Information is not seen as a threat to the integrity of the poll, or an undue influence.
In a democracy, the Fourth Estate exists and has a profound primary duty of informing citizens, because it is held that when people rule themselves, they would take the best decisions to govern themselves only if they are well informed. Today, most of this sense of governance of the people and by the people has been reduced to voting.
Most democracies have been largely reduced to functional electoral systems, and the integrity of the polls are largely questionable given the hypocrisy and systemic failure of the media, their integrity and neutrality being in big doubt, and from there, stems this nearly self-defeating tactic of the highly followed but largely purposeless exit polls.
In most democracies that hold general elections with a large number of voters, the counting begins almost simultaneously or very quickly after the end of the polls. In the United States, counting begins concurrently to the polls and we watch results from New York or other east coast states even as the polling is underway in California.
Information is not seen as a threat to the integrity of the poll, or an undue influence. In India, we ban all opinion polls one day before the elections begin, even if they are long-drawn affairs of weeks, and even months. Exit polls to one state like Chhattisgarh are felt as a potential undue influence in, say, Telangana.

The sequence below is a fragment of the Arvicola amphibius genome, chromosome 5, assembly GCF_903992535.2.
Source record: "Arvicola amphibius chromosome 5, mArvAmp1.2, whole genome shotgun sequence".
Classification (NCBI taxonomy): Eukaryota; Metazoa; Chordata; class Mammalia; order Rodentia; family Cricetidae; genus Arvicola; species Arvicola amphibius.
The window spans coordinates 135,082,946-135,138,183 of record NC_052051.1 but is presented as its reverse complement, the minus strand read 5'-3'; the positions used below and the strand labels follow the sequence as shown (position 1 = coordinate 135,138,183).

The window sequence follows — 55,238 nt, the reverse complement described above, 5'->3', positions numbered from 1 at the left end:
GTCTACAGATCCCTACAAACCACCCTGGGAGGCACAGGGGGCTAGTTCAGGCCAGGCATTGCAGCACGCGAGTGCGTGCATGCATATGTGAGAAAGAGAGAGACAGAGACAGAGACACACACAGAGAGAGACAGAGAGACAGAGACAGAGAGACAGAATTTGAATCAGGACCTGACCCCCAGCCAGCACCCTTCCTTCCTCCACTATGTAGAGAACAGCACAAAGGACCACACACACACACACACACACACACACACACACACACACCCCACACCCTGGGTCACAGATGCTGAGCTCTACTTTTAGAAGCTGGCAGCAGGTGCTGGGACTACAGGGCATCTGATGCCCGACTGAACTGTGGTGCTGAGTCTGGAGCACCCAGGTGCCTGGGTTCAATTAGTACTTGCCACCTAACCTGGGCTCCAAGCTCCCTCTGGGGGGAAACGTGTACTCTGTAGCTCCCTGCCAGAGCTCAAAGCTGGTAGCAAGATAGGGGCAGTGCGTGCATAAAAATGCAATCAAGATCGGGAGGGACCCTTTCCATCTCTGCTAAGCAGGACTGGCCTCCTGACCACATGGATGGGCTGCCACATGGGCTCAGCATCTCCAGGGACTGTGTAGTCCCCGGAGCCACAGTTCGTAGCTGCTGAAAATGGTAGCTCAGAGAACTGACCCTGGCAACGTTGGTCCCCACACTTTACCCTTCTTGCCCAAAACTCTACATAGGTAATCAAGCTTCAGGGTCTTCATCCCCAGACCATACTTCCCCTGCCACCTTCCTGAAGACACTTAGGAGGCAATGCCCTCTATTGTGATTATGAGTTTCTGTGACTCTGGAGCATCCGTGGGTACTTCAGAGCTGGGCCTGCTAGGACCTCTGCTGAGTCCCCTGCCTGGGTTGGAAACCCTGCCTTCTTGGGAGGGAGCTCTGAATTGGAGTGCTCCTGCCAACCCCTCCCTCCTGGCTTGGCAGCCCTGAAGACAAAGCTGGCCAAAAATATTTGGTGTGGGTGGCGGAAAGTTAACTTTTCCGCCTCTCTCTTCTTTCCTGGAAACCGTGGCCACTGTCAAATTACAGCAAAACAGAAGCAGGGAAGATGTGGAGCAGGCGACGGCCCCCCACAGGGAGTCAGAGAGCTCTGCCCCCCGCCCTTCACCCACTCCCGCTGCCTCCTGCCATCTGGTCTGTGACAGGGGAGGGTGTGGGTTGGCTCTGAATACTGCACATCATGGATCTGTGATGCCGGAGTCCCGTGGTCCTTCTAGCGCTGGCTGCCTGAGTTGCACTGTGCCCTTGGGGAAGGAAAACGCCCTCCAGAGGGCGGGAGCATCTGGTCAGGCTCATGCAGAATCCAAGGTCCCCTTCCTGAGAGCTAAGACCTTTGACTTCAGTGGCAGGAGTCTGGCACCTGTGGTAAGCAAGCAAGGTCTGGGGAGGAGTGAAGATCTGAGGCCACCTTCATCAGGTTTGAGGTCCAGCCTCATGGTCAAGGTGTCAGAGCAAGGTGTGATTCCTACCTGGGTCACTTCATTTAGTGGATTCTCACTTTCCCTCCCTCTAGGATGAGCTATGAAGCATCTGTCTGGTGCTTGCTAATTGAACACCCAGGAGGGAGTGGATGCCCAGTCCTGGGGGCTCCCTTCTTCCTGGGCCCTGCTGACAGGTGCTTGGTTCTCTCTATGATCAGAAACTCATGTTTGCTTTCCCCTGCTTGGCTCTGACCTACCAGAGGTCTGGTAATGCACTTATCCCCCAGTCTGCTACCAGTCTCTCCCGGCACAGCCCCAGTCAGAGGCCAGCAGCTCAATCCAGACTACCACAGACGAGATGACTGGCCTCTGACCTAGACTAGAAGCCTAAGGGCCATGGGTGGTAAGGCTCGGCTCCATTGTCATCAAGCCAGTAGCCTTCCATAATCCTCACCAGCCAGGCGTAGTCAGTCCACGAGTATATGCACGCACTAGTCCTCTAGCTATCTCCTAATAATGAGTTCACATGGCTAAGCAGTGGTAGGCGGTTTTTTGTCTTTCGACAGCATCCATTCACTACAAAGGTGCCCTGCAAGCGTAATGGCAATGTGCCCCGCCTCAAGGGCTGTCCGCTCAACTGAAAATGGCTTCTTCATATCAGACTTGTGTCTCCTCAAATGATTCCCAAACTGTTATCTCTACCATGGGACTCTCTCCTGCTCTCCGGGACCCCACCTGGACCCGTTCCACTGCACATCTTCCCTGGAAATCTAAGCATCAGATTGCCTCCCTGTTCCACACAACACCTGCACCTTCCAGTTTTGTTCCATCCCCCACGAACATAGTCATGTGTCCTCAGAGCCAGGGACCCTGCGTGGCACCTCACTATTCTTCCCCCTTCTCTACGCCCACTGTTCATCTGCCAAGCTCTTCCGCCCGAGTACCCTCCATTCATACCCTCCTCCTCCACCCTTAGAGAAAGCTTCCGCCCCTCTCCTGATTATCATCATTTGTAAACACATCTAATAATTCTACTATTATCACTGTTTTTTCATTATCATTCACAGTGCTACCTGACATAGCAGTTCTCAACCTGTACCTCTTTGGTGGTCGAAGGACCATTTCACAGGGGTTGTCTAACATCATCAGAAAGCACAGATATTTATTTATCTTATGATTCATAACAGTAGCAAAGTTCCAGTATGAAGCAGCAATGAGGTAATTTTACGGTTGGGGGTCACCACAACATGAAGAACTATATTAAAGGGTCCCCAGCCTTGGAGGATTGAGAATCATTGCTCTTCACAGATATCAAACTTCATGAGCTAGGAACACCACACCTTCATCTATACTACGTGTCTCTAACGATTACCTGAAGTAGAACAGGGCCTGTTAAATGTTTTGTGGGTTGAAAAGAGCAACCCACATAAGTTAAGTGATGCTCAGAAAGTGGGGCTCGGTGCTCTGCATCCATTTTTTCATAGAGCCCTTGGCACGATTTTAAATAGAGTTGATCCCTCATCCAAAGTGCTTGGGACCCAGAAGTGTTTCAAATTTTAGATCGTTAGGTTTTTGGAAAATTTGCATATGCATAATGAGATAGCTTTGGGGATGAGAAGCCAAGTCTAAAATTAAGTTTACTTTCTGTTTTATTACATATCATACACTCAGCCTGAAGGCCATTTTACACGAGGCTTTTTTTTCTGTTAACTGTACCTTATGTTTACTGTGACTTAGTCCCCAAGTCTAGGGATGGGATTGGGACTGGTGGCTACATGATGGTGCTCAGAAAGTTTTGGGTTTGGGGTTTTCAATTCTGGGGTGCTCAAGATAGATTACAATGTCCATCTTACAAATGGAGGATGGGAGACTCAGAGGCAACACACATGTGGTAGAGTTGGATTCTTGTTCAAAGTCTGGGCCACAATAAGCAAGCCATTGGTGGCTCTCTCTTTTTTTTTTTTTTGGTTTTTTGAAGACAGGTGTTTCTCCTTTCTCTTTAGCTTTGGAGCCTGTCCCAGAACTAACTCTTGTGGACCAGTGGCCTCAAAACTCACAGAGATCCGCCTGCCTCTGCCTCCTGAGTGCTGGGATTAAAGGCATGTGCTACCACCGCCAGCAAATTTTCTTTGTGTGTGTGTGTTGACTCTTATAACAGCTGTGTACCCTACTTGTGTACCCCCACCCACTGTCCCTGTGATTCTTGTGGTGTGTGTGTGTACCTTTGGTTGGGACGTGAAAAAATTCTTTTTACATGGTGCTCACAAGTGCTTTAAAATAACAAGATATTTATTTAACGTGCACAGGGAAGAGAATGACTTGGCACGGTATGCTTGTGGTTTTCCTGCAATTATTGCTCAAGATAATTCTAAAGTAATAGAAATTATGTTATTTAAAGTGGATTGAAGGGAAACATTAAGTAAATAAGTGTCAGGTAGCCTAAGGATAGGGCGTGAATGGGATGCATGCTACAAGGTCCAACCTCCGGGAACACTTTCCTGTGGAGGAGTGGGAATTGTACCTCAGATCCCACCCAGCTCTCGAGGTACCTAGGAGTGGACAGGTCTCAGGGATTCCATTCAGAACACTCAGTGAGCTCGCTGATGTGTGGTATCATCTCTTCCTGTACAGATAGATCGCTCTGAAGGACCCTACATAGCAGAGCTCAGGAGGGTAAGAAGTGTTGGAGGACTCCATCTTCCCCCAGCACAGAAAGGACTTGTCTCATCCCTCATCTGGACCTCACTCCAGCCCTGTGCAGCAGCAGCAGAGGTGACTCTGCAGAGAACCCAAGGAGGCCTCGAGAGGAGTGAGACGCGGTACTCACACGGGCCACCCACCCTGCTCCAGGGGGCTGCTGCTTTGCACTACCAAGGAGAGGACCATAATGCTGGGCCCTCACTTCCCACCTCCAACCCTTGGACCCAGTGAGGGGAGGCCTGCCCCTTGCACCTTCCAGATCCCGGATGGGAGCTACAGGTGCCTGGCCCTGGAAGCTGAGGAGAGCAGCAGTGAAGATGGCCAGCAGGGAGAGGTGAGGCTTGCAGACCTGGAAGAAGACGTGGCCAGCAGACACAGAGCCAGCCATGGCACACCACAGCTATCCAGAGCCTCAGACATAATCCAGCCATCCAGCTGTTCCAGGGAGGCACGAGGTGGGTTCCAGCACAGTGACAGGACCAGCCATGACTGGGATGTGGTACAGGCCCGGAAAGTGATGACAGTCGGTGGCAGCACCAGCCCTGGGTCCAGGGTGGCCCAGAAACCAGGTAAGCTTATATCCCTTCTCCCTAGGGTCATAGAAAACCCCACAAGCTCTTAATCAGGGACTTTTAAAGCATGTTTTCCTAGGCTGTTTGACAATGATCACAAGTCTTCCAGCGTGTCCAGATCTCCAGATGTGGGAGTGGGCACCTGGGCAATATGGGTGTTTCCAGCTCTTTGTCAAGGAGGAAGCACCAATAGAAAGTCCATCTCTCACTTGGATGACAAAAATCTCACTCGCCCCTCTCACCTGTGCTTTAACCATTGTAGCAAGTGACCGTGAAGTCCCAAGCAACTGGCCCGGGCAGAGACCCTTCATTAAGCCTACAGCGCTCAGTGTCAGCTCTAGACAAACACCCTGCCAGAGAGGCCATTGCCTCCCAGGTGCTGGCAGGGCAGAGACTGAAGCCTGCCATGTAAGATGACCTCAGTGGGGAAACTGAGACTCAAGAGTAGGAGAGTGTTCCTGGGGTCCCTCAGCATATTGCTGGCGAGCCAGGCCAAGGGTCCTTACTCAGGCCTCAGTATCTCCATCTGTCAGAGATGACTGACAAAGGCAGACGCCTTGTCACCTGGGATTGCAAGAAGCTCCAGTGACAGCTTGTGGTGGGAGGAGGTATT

And then, once the elections are over on Thursday, the next day is not for counting, or the next. Hence, the exit polls acquire an element of suspense and drama which, in the age of social media, further gets heightened to melodrama.
In exit polls seen so far in the elections to five states, depending on which data point you choose, the Congress is winning or can form a government in four states, or the BJP is doing the same and, yes, the BRS is winning, losing, or stuck in between.
The truth is that only TV channels and survey agencies win because of the exit polls, while democracy itself is the loser.